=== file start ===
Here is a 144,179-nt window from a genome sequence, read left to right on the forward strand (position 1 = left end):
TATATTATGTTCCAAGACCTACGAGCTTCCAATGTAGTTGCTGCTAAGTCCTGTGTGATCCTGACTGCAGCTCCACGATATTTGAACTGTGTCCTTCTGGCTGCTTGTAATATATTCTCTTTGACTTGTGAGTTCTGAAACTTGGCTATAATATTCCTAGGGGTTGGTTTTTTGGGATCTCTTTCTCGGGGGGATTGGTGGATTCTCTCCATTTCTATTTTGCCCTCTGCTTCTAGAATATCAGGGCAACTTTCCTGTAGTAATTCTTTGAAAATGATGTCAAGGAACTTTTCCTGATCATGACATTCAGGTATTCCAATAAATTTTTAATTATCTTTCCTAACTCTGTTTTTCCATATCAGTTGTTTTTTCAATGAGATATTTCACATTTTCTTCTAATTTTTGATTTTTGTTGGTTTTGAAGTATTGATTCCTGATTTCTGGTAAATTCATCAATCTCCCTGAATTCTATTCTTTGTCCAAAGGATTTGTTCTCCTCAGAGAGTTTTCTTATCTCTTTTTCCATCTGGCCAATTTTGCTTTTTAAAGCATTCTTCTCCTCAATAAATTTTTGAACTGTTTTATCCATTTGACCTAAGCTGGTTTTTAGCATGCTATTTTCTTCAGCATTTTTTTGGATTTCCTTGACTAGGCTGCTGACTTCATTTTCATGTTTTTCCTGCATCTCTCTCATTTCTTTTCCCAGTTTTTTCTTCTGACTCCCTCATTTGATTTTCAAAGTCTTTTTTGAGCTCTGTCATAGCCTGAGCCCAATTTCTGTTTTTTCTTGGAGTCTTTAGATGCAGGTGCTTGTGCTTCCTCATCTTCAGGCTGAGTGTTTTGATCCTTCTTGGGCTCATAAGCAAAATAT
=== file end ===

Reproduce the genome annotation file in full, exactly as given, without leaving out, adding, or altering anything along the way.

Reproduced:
Here is a 144,179-nt window from a genome sequence, read left to right on the forward strand (position 1 = left end):
TATATTATGTTCCAAGACCTACGAGCTTCCAATGTAGTTGCTGCTAAGTCCTGTGTGATCCTGACTGCAGCTCCACGATATTTGAACTGTGTCCTTCTGGCTGCTTGTAATATATTCTCTTTGACTTGTGAGTTCTGAAACTTGGCTATAATATTCCTAGGGGTTGGTTTTTTGGGATCTCTTTCTCGGGGGGATTGGTGGATTCTCTCCATTTCTATTTTGCCCTCTGCTTCTAGAATATCAGGGCAACTTTCCTGTAGTAATTCTTTGAAAATGATGTCAAGGAACTTTTCCTGATCATGACATTCAGGTATTCCAATAAATTTTTAATTATCTTTCCTAACTCTGTTTTTCCATATCAGTTGTTTTTTCAATGAGATATTTCACATTTTCTTCTAATTTTTGATTTTTGTTGGTTTTGAAGTATTGATTCCTGATTTCTGGTAAATTCATCAATCTCCCTGAATTCTATTCTTTGTCCAAAGGATTTGTTCTCCTCAGAGAGTTTTCTTATCTCTTTTTCCATCTGGCCAATTTTGCTTTTTAAAGCATTCTTCTCCTCAATAAATTTTTGAACTGTTTTATCCATTTGACCTAAGCTGGTTTTTAGCATGCTATTTTCTTCAGCATTTTTTTGGATTTCCTTGACTAGGCTGCTGACTTCATTTTCATGTTTTTCCTGCATCTCTCTCATTTCTTTTCCCAGTTTTTTCTTCTGACTCCCTCATTTGATTTTCAAAGTCTTTTTTGAGCTCTGTCATAGCCTGAGCCCAATTTCTGTTTTTTCTTGGAGTCTTTAGATGCAGGTGCTTGTGCTTCCTCATCTTCAGGCTGAGTGTTTTGATCCTTCTTGGGCTCATAAGCAAAATAT